Feb 01

Learning to read Light Plots

This week, we started to hang the lights for the upcoming show, Merrily We Roll Along.

A light plot is a map of the stage that has the electrics on it. On this, lighting designers will draw out where they want each light to be hung for a show. They draw different shapes for different lights, so they can distinguish what type of light is needed where. They also write in the lights what address they are to be plugged into. The address matters because when someone goes to pull up the light they have to use the address. If the address is wrong the light will not come up.

The light plot was created by Andy Parks, someone outside of DA who does them for all the shows. He drew it out and gave it to us to hung. Because of this I got to learn how to read a light plot. After looking at all the lights, we had to decide what would be the best place to start hanging lights. Since some on the lights had to line up with each other, we measured out where those would go on the ground. Then we decided to start on the second electric since it was easily accessible and had a good amount of lights on it. We sent someone up in the lift and started to hang lights. From the ground, I looked at where exactly they were supposed to go and help the person up in the lift put them in the right spot. Then I would look and the drawing and figure out what angle and direction they should be pointed. Finally, I had to say what address they were going to be plugged into. Once a light is hung, we highlight on the plot so we know it is correct.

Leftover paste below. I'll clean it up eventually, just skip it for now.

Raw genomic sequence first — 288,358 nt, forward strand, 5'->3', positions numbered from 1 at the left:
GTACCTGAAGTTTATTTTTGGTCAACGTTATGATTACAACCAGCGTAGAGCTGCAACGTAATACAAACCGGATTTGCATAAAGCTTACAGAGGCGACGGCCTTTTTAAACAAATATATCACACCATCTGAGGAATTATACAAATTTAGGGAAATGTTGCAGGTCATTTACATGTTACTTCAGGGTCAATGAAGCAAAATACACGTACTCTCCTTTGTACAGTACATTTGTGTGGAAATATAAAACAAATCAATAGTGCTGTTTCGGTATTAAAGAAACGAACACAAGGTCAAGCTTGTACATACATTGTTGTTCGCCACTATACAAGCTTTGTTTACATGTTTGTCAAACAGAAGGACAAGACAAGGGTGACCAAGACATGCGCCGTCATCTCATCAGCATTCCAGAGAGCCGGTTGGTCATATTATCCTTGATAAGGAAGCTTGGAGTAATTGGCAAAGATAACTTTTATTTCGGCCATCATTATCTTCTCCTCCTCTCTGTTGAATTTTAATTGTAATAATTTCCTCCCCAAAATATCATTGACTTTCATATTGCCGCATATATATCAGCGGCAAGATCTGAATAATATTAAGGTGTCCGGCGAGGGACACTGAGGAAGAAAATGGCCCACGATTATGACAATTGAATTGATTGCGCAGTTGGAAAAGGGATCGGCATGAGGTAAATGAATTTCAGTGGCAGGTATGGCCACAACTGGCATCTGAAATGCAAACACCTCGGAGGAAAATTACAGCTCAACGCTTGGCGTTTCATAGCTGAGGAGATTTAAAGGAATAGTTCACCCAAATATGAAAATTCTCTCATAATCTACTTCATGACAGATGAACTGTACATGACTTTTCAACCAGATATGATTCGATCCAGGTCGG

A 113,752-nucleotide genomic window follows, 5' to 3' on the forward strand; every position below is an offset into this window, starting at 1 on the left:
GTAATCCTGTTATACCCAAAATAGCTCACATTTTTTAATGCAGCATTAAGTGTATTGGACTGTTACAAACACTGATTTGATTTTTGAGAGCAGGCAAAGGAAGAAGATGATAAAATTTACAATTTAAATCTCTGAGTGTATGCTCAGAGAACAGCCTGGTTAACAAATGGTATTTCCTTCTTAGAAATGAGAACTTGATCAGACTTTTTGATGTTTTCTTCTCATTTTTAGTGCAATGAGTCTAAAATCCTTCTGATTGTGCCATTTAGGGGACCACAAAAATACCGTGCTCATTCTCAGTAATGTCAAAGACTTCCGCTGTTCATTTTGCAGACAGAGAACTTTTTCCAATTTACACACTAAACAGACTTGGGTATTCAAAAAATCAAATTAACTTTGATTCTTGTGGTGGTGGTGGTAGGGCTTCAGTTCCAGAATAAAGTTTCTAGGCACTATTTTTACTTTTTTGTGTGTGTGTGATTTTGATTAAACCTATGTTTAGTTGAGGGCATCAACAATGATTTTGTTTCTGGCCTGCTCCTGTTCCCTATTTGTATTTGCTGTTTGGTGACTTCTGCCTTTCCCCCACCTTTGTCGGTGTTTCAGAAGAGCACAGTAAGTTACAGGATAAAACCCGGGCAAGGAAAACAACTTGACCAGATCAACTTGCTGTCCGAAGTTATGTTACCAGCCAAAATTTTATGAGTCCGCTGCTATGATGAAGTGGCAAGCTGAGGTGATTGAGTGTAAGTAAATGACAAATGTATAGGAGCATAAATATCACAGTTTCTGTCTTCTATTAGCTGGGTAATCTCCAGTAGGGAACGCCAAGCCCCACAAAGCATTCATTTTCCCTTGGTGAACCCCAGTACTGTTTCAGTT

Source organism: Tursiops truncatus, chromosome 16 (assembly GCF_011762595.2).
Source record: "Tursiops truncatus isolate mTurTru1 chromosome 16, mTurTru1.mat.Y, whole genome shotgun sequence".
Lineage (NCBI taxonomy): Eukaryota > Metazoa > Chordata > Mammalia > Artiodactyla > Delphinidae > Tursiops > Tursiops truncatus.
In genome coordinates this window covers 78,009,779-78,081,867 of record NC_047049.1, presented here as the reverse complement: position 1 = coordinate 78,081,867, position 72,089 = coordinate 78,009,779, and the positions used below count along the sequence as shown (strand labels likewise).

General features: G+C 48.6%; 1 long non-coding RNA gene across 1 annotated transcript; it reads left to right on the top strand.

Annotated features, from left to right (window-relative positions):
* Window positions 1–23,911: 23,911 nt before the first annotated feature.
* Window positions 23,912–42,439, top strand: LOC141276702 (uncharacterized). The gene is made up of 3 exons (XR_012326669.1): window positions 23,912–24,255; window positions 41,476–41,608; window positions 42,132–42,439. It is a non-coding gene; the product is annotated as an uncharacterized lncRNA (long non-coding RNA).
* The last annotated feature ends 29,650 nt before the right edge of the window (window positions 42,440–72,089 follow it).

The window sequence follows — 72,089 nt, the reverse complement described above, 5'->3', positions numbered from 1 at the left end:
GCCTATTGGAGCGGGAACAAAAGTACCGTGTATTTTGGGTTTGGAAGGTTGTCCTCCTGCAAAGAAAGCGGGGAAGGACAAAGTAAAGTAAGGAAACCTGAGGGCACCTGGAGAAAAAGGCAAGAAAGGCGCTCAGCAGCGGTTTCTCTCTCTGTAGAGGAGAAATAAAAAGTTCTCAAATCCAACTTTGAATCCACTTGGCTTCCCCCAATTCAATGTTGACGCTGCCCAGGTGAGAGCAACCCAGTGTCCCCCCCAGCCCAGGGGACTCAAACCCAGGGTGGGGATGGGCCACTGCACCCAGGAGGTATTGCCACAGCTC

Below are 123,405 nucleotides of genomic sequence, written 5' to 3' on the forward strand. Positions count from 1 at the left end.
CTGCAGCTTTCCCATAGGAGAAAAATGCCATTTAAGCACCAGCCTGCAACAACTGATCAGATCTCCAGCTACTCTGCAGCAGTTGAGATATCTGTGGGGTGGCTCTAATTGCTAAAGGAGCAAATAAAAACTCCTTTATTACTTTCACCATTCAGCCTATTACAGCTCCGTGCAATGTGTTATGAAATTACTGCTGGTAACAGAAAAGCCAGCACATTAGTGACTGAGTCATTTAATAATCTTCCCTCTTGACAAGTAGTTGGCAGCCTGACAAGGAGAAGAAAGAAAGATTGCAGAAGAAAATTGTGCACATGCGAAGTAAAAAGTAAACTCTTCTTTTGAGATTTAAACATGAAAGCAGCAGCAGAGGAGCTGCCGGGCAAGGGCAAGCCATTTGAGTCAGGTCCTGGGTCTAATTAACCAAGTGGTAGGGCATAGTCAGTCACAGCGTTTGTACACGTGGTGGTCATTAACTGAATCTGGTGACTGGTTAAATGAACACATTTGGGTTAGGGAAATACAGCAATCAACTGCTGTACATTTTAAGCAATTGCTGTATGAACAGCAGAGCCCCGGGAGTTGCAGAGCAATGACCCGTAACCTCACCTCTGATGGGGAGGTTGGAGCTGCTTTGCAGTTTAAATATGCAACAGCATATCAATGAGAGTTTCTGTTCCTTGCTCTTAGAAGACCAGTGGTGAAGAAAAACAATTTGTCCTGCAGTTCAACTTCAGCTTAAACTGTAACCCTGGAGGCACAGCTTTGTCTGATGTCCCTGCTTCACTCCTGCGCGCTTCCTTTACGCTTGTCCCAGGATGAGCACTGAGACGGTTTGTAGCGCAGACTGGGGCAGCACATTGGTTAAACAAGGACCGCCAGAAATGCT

Learning to read a light plot was a good first step. This was important for me to learn because when I design my own light plots, I am going to need to take into consideration all of the things that are needed. Seeing this one will help a lot with that.


This is the light plot for Merrily We Roll Along


  1. Tina Bessias

    This is exciting, Katie–you’re learning the code for serious theater magic! Does directing the light-hanging process feel like a big, scary responsibility, or does it get tiresome?

  2. 19cunneen

    Although it does feel like a big responsibility, it is not scary. I feel that my work in technical theatre for the past few years has helped prepare me.

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